Engaging, amusing, and exceedingly well-organized, the Inland Poetry Prowl has quickly become one of the region’s poetry treasures. With a full day of 45-minute readings and panel discussions in venues up and down Pearl Street in downtown Ellensburg, Washington, this is an action-packed, not-to-be-missed getaway. (There’s also plenty of open mic opportunity.)

This year’s Prowl, on Saturday, April 7, 2018, (with a few bonus activities on Friday evening and Sunday morning), has an impressive lineup of readers and panelists and a schedule that will leave you panting.

What’s more, the Poetry Prowl is FREE. Yup. No charge. (Money for food, beverages, and books aside.) Ellensburg is under two hours from Seattle and April in Central Washington is typically mild and lovely. Don’t miss it.


Tucked away in the Comox Valley of Vancouver Island, British Columbia, Cumberland calls itself “a bustling village.” Home to some 3,700 souls, it’s an area known for hiking, biking, and refreshing dips in glacier-fed Comox Lake. If an end-of-summer visit sounds tempting, consider enrolling in the Deep in Cascadia Poetics Retreat, September 6-9, 2018.

A no-frills gathering of up to 30 participants, Deep in Cascadia will focus on “our role as poets and bioregionalists at this time of ecological crisis and end-stage empire, and to support one another in our efforts to create the deepest gestures in response to this situation and how that relates to Cascadia.”

See the complete description and schedule, visit the Cascadia Poetics LAB.

on poetry

March 18, 2018

“All a poet can do today is warn.”
Wilfred Owen
(March 18, 1893 – November 4, 1918)

. . . . .
quote from the Preface to Poems of Wilfred Owen


March 17, 2018

In honor of St. Patrick’s Day, we remind you that submissions for Issue 15 of Clover, A Literary Rag are open until April 30, 2018.

We like to make note of places where poetry finds an unexpected audience and here’s one from Perth and Kinross, Scotland. Platform 2018 is a contemporary arts festival in its second year, which offers a week of exhibitions, performances, music, talks, and workshops, March 24-31, 2018. Into that substantial mix comes Perth poet Jim Mackintosh, PLATFORM Poet in Residence, who will visit

all the Festival events to tease out collaborations and create new work to be published during the Festival via a daily diary blog / Twitter / Instagram with the odd photograph and video along the way.

He will also be travelling the bus routes of Perth and Perthshire to engage with passengers, bus staff and anyone impacted by the bus routes to pen some new poems but importantly to encourage people to pen their own poems based on their travels and using text, e-mail, scraps of paper persuade them to submit their words so they can be pulled together and displayed or even published later in the year.

Mr. Mackintosh was previously named Club Poet for the St. Johnstone Saints, a professional Scottish football club. For a taste of what bus riders might hear, watch Mackintosh read his poem “Mind The Time” on YouTube.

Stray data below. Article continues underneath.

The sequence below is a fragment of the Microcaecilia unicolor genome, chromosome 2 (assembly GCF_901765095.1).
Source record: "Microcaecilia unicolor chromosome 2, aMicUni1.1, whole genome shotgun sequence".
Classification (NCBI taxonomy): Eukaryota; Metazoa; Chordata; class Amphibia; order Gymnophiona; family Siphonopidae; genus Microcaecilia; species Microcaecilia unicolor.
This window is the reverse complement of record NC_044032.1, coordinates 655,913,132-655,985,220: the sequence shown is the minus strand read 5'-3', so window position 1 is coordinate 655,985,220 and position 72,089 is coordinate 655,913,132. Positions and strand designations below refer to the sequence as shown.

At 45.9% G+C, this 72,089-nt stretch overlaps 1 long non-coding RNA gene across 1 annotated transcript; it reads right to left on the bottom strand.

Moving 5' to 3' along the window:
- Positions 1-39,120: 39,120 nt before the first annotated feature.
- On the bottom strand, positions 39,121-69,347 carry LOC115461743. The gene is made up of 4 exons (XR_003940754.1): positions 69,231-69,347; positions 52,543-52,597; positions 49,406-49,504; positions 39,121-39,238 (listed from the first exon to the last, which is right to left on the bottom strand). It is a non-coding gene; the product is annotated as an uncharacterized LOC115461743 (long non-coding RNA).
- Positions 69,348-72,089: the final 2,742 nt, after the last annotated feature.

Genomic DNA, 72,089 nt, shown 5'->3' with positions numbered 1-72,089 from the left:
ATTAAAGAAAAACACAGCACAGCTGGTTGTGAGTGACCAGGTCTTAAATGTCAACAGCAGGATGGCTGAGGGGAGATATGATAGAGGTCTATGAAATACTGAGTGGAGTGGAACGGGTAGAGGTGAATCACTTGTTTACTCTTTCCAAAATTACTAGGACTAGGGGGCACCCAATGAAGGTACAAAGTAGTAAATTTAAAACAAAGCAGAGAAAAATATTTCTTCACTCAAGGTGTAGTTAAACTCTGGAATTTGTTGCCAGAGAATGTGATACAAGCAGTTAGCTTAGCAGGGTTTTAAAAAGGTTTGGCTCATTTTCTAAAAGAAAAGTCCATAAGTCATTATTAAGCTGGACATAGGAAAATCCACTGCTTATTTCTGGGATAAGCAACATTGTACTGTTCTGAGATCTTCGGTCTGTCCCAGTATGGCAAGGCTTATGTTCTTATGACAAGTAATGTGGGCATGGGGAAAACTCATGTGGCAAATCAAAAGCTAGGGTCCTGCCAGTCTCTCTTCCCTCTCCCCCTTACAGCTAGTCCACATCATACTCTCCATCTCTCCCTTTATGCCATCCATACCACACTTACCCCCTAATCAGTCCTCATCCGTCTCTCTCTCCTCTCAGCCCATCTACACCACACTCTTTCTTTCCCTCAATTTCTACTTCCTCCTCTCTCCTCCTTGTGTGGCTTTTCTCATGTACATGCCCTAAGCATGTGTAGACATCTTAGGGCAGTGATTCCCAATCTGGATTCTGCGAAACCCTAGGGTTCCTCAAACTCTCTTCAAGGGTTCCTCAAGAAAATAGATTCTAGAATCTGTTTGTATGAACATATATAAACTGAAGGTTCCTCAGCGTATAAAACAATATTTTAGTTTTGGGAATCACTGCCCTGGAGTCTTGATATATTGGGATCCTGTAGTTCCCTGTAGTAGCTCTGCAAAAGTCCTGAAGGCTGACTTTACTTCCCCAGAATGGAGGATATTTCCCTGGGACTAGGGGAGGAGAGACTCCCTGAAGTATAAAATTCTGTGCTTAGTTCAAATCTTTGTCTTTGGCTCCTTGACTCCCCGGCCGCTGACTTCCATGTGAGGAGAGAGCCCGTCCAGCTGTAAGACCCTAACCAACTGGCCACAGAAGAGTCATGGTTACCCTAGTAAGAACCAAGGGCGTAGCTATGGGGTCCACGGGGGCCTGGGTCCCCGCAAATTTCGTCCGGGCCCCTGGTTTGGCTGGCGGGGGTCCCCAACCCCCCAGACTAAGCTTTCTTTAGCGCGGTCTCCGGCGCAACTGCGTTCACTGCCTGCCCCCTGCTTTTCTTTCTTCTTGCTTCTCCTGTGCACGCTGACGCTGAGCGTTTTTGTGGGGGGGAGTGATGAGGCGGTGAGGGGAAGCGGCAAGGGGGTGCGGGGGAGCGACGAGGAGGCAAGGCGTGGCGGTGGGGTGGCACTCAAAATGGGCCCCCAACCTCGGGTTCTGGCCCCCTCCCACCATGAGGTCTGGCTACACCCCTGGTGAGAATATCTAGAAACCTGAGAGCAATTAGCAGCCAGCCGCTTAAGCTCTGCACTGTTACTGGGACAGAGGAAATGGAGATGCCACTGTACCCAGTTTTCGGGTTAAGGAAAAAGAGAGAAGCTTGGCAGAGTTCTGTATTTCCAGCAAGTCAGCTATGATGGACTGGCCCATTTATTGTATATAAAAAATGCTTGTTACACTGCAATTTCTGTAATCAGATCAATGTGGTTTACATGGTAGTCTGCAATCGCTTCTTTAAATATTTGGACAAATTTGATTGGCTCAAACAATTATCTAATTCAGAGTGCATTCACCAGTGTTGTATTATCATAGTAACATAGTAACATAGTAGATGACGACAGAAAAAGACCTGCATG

Congratulations to Cedar Tree School junior Isaac Lu, who has been named 2018 Poetry Out Loud State Champion. Lu earned the honor of representing Washington State at the Poetry Out Loud National Finals, to be held April 23-25, 2018, at the Lisner Auditorium at The George Washington University. Watch him recite “A Thank-You Note” by Michael Ryan on YouTube.

Rising to the top from a competitive field of over 18,000 students from 66 schools across the state, Lu was among the 13 regional Poetry Out Loud champions who competed at the State Final held March 10, 2018, in Tacoma.

Although he had competed in Poetry Out Loud before, this was the first time Lu made it through regional to the state competition. He credits his success to his choice of poems and the work he did to try to understand what the poems meant.

Janelle Thirtyacre, a senior at Eatonville High School in Pierce County, was named first runner-up. Honorable mentions went to Addi Garner, a senior at Anacortes High School in Skagit County (and last year’s state champ); John Jones, a senior at Rainier High School in Thurston County; and Mackenzie Woodworth, a senior at Liberty Bell High School in Okanogan County.

As the Washington State Champion, Isaac Lu will receive an award of $200 and an all-expenses-paid trip to Washington, D.C., to compete at the national championship. Cedar Tree School will receive a $500 stipend for the purchase of poetry materials. First runner-up Janelle Thirtyacre will receive $100, with a $200 stipend going to Eatonville High School’s library.

nurturing the story

March 14, 2018

If you are looking to create, refine, or publish short stories, consider this intriguing program from Kahini.

Eleven Stories is a year-long program exploring the genre from a variety of perspectives. Comprised of weekly text lectures and videos focused on 24 craft elements, the goal is to write one new short story each month. There are two tracks: Writing and Publishing, with lectures by Sheila Bender, Gary Copeland Lilley, Jordan Hartt, Sayantani Dasgupta, and others. Eleven Stories started in January, but if you’re interested, visit the Eleven Stories page or contact writing@kahini.org.

%d bloggers like this: